Preliminary observations on Zea diploperennis and its hybrid with Zea mays

Meiosis in Zea diploperennis Iltis, Doebley and Guzman is normal. At diakinesis ten bivalents are formed. The pachytene chromosomes show normal synapsis and are terminated by prominent chromomeres which may be referred to as small knobs. There are 11 to 13 terminal knob positions. Although these positions are constant in subtending one or both arms, they have knob-like structures ranging in size from that of a prominent chromomere up to that of a more obvious knob. Similar observations have been recorded for the tetraploid perennial teosinte (A. E. Longley 1941). In this feature they differ from maize chromosomes which have internal knobs.

The total lengths of the ten chromosomes of diploperennis in comparison with maize are slightly longer, especially three of them, namely chromosomes 2, 3 and 7 where the difference is significant. This was confirmed in the hybrid material where the teosinte chromosomes could be seen extending beyond their maize homologue. The arm ratios are almost the same for both maize and diploperennis. A table comparing the total lengths and arm ratios from a total of about 400 cells observed at pachytene is given below.
 
Total Lengths
Arm Ratios
Maize* Teosinte Maize Teosinte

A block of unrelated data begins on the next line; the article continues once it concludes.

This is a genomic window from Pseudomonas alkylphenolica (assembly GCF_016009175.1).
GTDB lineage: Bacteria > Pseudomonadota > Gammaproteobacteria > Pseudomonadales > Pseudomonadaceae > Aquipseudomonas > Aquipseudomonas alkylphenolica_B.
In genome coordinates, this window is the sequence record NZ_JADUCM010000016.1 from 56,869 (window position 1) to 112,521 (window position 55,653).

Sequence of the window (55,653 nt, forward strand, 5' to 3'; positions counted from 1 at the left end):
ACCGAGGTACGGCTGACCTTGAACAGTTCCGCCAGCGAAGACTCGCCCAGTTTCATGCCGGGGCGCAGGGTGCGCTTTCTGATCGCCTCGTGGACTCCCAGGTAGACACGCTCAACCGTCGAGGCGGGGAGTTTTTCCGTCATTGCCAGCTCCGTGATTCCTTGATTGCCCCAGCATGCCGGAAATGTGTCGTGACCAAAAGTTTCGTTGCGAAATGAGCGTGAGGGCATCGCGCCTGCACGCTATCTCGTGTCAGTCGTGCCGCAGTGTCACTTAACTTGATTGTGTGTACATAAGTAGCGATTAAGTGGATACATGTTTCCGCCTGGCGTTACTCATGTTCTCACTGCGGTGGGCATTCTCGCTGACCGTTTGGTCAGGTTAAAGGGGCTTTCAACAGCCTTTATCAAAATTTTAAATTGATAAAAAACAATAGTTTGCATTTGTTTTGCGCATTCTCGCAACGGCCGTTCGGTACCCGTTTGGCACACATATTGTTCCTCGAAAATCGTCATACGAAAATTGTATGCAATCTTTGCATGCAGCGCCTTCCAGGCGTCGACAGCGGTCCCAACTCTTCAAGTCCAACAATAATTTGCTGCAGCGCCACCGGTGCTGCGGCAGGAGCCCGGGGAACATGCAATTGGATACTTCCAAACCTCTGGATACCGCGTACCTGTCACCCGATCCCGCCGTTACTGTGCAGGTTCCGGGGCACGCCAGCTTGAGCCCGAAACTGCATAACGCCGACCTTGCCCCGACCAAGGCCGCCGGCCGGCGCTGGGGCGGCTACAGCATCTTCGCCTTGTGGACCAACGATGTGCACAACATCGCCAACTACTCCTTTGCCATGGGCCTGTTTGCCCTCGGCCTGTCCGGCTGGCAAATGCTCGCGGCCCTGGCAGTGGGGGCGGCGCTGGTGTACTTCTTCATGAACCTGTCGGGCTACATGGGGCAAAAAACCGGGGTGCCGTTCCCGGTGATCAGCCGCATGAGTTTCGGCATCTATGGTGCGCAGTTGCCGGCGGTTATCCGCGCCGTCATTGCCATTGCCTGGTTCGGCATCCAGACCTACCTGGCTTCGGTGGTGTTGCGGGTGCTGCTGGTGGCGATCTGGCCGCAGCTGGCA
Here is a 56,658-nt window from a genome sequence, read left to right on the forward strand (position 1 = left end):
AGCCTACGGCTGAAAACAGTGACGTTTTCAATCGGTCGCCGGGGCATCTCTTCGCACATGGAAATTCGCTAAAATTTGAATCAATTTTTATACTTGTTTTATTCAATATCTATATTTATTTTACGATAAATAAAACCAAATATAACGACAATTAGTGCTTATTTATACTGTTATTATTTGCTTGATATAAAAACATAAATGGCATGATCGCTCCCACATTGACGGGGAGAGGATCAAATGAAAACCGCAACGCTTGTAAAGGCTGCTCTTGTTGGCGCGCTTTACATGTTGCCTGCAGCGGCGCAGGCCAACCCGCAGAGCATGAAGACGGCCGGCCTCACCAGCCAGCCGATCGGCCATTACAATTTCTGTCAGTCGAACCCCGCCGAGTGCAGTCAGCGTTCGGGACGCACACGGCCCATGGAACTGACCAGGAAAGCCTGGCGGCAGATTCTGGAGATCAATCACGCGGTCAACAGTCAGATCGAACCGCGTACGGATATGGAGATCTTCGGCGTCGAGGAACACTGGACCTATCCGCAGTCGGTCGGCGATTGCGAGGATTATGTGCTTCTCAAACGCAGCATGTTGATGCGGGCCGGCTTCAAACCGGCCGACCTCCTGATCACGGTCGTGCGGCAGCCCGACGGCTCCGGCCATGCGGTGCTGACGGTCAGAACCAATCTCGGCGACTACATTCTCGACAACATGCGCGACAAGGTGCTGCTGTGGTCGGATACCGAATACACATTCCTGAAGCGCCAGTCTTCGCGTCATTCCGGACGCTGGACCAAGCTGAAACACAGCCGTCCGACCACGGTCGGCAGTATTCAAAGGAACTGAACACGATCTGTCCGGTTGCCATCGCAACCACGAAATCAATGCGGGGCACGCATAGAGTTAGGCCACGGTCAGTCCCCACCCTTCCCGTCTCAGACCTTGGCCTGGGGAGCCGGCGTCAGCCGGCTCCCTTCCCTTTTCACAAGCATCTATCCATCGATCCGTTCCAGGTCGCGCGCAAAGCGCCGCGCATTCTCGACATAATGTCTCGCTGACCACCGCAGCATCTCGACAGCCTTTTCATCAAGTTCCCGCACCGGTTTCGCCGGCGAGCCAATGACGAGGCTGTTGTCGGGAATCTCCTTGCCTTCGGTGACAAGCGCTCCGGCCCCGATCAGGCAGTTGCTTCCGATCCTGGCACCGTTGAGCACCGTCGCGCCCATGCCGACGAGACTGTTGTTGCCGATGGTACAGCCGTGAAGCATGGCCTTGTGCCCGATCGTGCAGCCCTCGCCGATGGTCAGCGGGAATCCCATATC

65.49 68.35 1.2 1.3
56.06 64.35 1.4 1.8
51.19 61.49 2.0 2.0
50.05 52.91 1.6 1.6
50.05 48.62 1.1 1.1
34.89 40.04 3.2 3.2
40.04 51.48 2.6 2.3
40.04 44.33 3.0 3.3
34.89 37.18 2.0 2.0
28.60 32.89 2.6 2.7
*(Rhoades, 1950)

In the hybrid between maize and diploperennis meiosis was normal. At diakinesis in 90% of the cells ten bivalents were formed. But occasionally microsporocytes with two univalents were also seen. Pollen fertility was normal.

In almost all the teosintes, inversions have been reported in one chromosome or the other. The chromosomes of this hybrid showed two heterozygous inversions, a paracentric inversion loop in the long arm of chromosome 5 and a terminal inversion loop in the short arm of chromosome 9. In some cells the terminal inversion in chromosome 9 did not form a loop, but the inverted segments remained unpaired. Though the inversions were observed there was no sign of bridges or fragments in the 400 cells studied so far. This could be due to failure of recombination in the region of the inversion or due to infrequency of their occurrence.

It is significant that the tetraploid perennial teosinte (Z. perennis) has the same chromosome 9 inversion, reported by Y. C. Ting, as that reported here for the diploid. Thus, most of the cytological evidence supports the contention that the tetraploid is an ancient autotetraploid of the diploid and therefore that the two taxa should be considered as a single species.

C. V. Pasupuleti and W. C. Galinat


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